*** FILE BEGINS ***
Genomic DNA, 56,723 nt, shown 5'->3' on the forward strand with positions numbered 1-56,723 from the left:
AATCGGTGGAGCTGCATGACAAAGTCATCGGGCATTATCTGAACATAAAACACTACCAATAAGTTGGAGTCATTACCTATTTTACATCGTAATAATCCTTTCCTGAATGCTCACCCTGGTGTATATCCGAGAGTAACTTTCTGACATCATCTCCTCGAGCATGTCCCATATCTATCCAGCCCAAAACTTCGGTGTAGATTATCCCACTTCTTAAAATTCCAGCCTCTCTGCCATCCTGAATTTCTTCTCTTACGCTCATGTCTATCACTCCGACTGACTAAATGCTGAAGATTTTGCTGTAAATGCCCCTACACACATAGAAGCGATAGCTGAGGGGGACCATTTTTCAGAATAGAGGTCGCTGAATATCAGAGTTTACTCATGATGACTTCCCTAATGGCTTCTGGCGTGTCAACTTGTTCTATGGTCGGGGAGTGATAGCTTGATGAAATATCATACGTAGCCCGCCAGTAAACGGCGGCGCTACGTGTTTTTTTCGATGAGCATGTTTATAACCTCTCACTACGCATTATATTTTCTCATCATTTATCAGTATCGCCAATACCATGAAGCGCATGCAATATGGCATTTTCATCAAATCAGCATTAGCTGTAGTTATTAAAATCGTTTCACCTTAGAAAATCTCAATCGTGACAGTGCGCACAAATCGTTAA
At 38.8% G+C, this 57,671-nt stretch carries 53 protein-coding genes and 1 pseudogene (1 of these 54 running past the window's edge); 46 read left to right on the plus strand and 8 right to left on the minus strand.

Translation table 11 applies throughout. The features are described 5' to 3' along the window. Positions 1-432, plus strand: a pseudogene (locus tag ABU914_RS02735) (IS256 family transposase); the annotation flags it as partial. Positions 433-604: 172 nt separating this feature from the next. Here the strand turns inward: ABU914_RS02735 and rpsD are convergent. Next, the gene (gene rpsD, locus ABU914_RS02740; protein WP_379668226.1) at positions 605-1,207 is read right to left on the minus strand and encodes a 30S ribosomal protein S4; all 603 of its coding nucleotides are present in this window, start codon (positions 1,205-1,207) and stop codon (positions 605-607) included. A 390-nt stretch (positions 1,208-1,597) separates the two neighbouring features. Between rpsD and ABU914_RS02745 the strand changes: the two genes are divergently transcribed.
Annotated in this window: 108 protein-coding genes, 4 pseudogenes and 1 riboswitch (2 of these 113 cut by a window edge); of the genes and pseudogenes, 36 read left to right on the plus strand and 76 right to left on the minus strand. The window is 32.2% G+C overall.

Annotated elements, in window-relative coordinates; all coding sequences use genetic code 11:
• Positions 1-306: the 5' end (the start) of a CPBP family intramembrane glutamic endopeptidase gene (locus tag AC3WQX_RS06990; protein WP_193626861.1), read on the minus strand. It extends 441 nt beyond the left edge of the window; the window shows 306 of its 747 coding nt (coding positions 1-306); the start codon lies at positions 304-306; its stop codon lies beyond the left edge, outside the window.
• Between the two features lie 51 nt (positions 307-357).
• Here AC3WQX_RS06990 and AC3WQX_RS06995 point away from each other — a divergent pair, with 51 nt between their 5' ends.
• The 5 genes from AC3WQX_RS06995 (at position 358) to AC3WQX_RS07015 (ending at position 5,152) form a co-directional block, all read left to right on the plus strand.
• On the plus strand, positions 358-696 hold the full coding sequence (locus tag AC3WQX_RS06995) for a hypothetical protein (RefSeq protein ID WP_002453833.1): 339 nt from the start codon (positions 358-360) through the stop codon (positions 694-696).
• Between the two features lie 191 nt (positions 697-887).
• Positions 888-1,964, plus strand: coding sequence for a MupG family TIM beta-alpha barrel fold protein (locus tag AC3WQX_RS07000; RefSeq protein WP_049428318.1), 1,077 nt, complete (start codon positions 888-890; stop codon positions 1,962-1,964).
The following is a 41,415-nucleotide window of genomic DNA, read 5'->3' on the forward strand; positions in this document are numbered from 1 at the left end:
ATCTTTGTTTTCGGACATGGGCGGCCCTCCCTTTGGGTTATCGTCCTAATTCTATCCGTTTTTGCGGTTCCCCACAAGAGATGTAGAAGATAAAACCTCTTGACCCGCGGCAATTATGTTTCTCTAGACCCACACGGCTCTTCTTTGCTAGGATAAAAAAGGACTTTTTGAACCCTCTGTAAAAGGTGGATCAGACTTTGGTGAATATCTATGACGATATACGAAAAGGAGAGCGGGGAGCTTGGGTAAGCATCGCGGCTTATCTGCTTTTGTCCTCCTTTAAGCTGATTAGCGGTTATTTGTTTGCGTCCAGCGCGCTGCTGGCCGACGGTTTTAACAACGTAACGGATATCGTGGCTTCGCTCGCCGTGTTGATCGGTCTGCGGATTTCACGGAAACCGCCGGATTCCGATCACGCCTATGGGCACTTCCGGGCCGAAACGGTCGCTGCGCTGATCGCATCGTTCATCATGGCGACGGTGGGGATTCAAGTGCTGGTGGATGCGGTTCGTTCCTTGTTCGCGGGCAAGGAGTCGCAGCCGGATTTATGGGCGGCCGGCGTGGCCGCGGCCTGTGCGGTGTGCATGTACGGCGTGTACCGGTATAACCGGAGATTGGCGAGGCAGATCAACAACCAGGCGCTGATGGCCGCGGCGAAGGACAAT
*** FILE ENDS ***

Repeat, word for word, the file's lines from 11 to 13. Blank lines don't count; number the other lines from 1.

• On the plus strand, positions 358-696 hold the full coding sequence (locus tag AC3WQX_RS06995) for a hypothetical protein (RefSeq protein ID WP_002453833.1): 339 nt from the start codon (positions 358-360) through the stop codon (positions 694-696).
• Between the two features lie 191 nt (positions 697-887).
• Positions 888-1,964, plus strand: coding sequence for a MupG family TIM beta-alpha barrel fold protein (locus tag AC3WQX_RS07000; RefSeq protein WP_049428318.1), 1,077 nt, complete (start codon positions 888-890; stop codon positions 1,962-1,964).